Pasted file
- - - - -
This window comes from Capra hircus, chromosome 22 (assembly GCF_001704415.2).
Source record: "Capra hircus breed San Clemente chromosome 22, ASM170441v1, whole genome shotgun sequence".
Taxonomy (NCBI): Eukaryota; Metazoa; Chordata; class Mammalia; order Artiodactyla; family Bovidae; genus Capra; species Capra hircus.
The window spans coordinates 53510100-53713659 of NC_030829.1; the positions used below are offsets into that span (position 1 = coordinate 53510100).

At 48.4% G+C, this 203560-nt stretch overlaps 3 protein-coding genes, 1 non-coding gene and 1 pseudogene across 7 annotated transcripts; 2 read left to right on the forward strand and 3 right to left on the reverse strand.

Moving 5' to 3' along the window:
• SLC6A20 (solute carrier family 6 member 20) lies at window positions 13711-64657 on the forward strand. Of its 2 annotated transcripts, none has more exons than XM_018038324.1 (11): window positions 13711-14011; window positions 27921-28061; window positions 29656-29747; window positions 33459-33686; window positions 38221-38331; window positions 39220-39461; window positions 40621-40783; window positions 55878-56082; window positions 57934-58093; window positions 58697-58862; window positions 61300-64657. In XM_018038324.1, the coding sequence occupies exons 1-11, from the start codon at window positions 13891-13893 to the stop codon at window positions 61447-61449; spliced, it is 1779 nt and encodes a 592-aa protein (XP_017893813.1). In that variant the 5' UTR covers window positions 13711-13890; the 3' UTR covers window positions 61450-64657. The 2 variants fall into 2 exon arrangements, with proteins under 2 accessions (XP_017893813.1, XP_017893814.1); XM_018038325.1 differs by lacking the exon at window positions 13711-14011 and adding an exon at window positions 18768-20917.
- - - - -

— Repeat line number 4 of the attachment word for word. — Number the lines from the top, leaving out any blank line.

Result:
The window spans coordinates 53510100-53713659 of NC_030829.1; the positions used below are offsets into that span (position 1 = coordinate 53510100).